On Dec. 20, 2003, Rudolph Tire Inc. opened its second warehouse, in Dallas, to take care of its burgeoning business in Texas, Oklahoma and the Southwest.
That was a big day for Robbie Rudolph, president of Rudolph Tire. But, oddly enough, it wasn't the biggest day he had that month. Five days before the Dallas opening, new Kentucky Gov. Ernie Fletcher appointed him as the state's secretary of finance and administration.
As Mr. Rudolph explained it, he threw his hat in the ring in Kentucky's Republican primary for lieutenant governor. While he didn't win, he became acquainted with then-Rep. Fletcher and was so impressed with him that he worked on Mr. Fletcher's gubernatorial campaign. That November, Rep. Fletcher became Kentucky's first Republican governor in 32 years.
The invitation to join the governor's cabinet came out of the blue, according to Mr. Rudolph. ``I was at SEMA (the Specialty Equipment Market Association trade show in Las Vegas), and I was coming back when Gov. Fletcher asked me to come to Frankfort,'' he said. ``I worked on his transition team, and when that was finished, he asked me to be the secretary of finance and administration.''
Mr. Rudolph's new responsibilities are enormous, even for a man who opened a 6,000-sq.-ft. tire warehouse in Murray 23 years ago and built it into a business that, in his own words, ``serves 95 percent of the states in the continental United States.'' He oversees not only the state's finances and revenues, but also the construction and maintenance of state buildings and the Governor's Office of Technology, which covers the state government's computer, Internet and telecommunications needs. He is in charge of 2,000 state employees and a $20 billion annual budget.
``I hope to have eight years in the job, and I'll be finishing my first very soon,'' Mr. Rudolph said. ``It's a big job, but it's been very rewarding.''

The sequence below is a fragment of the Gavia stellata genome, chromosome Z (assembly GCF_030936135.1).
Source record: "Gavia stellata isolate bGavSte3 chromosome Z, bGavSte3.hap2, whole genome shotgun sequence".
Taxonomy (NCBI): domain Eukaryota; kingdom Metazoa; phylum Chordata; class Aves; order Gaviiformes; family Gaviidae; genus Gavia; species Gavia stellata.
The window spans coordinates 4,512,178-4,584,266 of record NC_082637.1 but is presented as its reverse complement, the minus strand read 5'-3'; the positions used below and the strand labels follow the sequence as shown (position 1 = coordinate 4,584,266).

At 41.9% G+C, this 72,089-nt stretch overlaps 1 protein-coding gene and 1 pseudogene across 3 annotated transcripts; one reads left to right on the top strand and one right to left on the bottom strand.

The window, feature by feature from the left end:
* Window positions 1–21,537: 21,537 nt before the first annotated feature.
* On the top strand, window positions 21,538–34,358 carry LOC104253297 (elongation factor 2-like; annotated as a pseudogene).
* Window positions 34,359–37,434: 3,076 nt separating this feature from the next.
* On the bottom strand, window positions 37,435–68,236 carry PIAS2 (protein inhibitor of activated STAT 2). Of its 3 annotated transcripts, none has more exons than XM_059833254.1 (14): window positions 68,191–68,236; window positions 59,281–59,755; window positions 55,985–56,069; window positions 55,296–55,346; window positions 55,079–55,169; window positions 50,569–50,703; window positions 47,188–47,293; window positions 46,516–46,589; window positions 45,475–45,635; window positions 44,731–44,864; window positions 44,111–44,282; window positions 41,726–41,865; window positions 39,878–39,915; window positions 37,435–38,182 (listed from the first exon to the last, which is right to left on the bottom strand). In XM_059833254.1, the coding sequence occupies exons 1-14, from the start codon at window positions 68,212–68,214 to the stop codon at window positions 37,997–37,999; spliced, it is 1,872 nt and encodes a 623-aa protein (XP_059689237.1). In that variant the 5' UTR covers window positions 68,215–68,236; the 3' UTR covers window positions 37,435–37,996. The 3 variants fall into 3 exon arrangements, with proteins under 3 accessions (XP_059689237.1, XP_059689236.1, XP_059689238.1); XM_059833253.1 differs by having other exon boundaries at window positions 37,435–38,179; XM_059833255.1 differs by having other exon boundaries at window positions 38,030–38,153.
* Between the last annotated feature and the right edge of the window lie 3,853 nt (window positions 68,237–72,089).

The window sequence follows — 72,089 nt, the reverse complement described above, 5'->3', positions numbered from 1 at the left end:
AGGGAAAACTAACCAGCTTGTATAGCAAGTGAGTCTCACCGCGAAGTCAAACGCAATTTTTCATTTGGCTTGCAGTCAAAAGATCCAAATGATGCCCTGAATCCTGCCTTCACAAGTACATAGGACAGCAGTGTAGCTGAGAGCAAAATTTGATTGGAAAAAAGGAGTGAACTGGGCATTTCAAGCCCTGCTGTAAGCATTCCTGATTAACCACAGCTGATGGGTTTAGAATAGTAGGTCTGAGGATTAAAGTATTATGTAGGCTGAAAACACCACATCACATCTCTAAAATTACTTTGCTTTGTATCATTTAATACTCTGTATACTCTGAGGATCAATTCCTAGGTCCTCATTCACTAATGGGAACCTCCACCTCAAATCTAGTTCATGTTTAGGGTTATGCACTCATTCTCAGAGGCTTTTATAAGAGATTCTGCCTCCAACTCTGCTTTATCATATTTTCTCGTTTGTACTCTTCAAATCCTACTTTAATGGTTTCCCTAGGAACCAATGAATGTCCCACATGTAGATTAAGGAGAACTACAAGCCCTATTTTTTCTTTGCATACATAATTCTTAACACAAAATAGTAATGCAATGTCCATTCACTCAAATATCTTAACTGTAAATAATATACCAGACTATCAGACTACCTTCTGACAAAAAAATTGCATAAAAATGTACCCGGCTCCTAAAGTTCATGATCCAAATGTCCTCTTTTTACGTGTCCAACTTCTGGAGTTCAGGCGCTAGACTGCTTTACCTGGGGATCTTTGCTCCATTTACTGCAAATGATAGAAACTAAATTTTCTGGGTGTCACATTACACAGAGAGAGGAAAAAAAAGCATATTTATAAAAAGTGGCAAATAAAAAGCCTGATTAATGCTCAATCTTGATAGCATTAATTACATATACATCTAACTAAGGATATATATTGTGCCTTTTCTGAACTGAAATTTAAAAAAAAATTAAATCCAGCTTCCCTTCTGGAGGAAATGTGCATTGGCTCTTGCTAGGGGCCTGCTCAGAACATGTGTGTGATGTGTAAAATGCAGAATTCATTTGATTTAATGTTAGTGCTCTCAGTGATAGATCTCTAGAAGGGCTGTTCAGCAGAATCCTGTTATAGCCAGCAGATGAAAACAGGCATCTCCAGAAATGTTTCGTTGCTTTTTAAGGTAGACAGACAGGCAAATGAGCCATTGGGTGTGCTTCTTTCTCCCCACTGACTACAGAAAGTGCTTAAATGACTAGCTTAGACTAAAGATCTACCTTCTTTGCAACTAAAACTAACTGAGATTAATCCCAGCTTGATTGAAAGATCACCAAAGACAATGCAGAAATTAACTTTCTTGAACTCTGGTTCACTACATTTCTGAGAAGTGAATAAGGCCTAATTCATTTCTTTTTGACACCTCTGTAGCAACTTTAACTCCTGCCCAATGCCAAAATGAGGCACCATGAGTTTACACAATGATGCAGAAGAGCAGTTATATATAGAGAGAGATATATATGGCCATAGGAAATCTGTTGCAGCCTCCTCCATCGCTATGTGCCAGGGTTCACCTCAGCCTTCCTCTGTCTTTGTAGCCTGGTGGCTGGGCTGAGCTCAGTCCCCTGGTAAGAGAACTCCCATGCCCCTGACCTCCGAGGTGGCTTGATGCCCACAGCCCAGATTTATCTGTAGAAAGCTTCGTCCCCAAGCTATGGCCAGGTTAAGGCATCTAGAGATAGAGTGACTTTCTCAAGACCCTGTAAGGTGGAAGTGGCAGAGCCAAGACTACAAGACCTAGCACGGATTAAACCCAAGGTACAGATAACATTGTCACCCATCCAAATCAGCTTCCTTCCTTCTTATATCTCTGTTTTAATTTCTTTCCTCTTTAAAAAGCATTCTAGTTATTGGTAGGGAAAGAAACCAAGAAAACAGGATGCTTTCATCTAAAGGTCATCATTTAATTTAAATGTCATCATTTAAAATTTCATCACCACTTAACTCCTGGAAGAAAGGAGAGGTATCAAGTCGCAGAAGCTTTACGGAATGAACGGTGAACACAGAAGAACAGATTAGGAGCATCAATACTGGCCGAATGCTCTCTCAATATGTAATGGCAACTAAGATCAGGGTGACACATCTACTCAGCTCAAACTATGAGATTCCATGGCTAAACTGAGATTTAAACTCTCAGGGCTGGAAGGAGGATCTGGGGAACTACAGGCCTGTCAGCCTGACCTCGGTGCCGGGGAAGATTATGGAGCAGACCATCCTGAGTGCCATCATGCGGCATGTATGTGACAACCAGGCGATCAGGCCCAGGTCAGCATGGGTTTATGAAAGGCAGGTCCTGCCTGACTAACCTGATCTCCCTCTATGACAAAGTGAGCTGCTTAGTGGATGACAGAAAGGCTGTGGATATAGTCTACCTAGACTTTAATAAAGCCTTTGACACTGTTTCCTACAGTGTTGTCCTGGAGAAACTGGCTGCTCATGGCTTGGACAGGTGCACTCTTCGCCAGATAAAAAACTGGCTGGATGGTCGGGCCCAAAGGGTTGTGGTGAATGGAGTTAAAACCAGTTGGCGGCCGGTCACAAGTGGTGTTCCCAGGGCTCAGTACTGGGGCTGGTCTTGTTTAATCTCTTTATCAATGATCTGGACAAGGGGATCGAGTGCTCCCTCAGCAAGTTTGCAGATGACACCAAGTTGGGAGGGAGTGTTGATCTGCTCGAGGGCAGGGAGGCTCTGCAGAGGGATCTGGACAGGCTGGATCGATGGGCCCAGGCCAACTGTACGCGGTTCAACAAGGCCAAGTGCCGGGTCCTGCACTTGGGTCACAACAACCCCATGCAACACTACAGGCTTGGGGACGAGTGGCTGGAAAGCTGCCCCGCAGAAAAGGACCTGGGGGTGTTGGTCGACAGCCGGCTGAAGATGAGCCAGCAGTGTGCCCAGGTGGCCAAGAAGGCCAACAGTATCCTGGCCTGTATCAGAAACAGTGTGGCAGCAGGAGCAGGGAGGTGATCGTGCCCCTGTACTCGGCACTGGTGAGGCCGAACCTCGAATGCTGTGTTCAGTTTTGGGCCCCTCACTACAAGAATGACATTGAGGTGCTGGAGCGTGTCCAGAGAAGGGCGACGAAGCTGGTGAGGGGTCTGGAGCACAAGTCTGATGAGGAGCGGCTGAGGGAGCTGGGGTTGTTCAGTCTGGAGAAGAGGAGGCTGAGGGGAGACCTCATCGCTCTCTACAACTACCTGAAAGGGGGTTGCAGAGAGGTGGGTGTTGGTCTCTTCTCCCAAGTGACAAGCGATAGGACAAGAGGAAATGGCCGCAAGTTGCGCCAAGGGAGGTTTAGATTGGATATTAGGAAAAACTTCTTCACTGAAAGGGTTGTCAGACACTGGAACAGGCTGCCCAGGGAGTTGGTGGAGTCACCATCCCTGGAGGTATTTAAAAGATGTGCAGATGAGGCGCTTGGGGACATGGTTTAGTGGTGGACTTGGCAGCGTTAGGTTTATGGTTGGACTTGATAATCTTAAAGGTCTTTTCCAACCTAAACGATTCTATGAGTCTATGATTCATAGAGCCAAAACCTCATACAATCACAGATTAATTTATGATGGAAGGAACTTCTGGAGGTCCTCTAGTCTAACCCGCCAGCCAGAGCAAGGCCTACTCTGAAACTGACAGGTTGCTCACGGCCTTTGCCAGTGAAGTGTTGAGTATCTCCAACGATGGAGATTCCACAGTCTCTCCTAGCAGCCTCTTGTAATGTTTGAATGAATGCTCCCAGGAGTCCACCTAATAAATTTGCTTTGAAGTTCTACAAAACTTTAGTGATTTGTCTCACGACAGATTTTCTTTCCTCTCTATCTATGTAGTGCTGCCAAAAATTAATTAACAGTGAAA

Meanwhile, back in Murray, business couldn't be better for his wholesale company. While Rudolph Tire never reveals its sales volume, either in units or in dollars, the company ships export tires to Europe, the Caribbean and the Far East as well as serving domestic customers across the continental U.S., Mr. Rudolph said.
The brands it carries include Goodyear, Bridgestone, Firestone, Michelin, General, Uniroyal, BFGoodrich, Continental, Kumho, Pirelli, Towmaster and Greenball. The new warehouse in Dallas doesn't represent an expansion of business so much as an effort ``just to speed up business, to make things more just-in-time,'' Mr. Rudolph said. He did not know offhand how big the Dallas warehouse is, but the warehouse space in Murray totals about 180,000 square feet.
Mr. Rudolph deferred questions about fill rate to Operations Manager Stacy Darnell, though he added, ``We pride ourselves on having everything we advertise.''
Fill rates at Rudolph Tire are ``not too bad,'' Mr. Darnell told Tire Business, adding, ``You always have that problem.'' Getting some brands of light truck tires, he said, has been particularly tough this year. ``It's that season, and you expect it, but it's a little tighter than usual.''
The manufacturers' price increases this year, meanwhile, look like they're here to stay, according to Mr. Darnell. ``In previous years, they'd double back a little, but this year they're stuck,'' he said. ``With the way costs are going up, that's understandable.''